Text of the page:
||11-28-2012 06:42 PM
Originally Posted by chuck2112
So are you saying that the source power isn't the factor here, it's the load that is important and smaller conductors aren't affected simply because of the small load? So for this example, my max load with a 16 ga cord is about 1200 watts?
First, it is probably a 15 or 20 amp circuit. No such thing as a 12 amp circuit in a house. To ease the pain, I will follow this with a smiley face :)
Christmas lights usually only draw about 1-2 amps, and that's a lot of lights on one cord.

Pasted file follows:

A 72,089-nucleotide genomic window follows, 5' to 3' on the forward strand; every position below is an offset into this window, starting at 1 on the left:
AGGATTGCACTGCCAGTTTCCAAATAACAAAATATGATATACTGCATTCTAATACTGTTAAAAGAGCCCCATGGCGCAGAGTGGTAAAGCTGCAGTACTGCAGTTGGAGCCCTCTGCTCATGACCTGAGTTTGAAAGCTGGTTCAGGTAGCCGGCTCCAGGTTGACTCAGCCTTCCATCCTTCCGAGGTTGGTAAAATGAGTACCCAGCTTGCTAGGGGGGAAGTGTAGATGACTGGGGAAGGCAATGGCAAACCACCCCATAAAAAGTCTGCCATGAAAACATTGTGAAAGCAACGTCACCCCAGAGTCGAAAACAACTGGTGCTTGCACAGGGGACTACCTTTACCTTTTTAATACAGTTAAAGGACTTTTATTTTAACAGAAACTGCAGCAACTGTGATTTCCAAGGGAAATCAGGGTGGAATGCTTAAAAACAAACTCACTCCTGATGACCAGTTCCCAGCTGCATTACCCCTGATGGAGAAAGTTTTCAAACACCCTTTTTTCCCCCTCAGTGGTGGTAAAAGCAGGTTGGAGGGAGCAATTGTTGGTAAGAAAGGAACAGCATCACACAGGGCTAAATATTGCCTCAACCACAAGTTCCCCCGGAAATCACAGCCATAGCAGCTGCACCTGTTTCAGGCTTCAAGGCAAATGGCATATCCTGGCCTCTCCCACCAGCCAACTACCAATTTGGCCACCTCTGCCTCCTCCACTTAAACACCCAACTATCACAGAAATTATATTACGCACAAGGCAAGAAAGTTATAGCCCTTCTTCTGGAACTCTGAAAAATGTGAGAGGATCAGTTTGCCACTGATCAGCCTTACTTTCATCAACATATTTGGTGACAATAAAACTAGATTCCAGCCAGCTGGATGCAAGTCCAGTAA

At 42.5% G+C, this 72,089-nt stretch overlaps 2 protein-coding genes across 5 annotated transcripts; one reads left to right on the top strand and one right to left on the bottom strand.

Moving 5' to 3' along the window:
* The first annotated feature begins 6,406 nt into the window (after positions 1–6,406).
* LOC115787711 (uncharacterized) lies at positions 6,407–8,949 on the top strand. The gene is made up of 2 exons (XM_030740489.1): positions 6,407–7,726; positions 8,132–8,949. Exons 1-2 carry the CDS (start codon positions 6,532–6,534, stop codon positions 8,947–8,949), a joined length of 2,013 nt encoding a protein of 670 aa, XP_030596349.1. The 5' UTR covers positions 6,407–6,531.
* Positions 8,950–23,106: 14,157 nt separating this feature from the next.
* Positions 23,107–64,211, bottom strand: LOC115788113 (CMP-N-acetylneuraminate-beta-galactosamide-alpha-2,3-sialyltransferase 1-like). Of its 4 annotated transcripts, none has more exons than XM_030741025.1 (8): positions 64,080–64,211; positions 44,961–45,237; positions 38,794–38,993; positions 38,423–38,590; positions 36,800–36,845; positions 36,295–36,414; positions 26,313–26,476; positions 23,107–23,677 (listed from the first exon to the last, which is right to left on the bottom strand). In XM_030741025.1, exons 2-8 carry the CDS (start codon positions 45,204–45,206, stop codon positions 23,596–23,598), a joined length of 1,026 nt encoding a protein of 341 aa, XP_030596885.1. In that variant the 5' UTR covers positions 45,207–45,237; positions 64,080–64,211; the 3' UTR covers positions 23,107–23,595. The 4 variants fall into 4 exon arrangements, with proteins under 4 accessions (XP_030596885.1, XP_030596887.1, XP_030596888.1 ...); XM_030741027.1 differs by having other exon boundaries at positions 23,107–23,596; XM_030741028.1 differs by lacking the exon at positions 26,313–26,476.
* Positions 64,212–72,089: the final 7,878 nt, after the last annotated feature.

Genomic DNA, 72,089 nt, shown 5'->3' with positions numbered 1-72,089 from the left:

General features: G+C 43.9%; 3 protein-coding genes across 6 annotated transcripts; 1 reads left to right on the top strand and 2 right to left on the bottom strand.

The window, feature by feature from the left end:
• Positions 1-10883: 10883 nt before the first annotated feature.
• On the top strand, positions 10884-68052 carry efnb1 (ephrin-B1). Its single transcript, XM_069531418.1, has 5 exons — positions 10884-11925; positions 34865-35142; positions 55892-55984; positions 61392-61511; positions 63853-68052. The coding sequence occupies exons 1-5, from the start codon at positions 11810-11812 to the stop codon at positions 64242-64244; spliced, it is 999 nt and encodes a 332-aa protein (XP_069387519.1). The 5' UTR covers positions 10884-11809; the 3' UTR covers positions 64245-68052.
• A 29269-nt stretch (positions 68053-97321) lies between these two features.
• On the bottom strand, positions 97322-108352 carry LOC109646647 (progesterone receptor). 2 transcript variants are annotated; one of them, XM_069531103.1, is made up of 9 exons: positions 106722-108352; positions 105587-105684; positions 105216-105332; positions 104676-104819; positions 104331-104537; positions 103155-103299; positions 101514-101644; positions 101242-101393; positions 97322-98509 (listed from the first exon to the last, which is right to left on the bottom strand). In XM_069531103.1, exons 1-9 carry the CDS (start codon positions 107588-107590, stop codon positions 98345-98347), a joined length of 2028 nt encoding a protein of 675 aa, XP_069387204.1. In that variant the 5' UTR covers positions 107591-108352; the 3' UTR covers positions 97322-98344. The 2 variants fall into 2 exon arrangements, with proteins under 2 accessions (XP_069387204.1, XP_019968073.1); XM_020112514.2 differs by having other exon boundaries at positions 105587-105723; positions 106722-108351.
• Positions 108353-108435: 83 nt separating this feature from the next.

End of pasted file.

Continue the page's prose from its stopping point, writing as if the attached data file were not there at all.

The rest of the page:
A 16 gauge cord under 25ft can handle about 1,250 watt comfortably and safely. As the length grows, the capacity becomes smaller due to resistance and heat buildup (this is why fires start).
You can plug a 16 gauge cord into a 200amp outlet (doesn't exist) with no load plugged in. It wouldn't do a thing, that is, until you started drawing a load. What matters is what you plug into it and how much it draws.
It is ideal though to have wiring protected as much as possible. Personally I thing no cords should be made smaller than 14 gauge, which is 15 amps. Usually the smallest circuit allowed in a house. Or at least have built in permanent 10-12a fuses in smaller 16ga cords, since many people tend to overload them.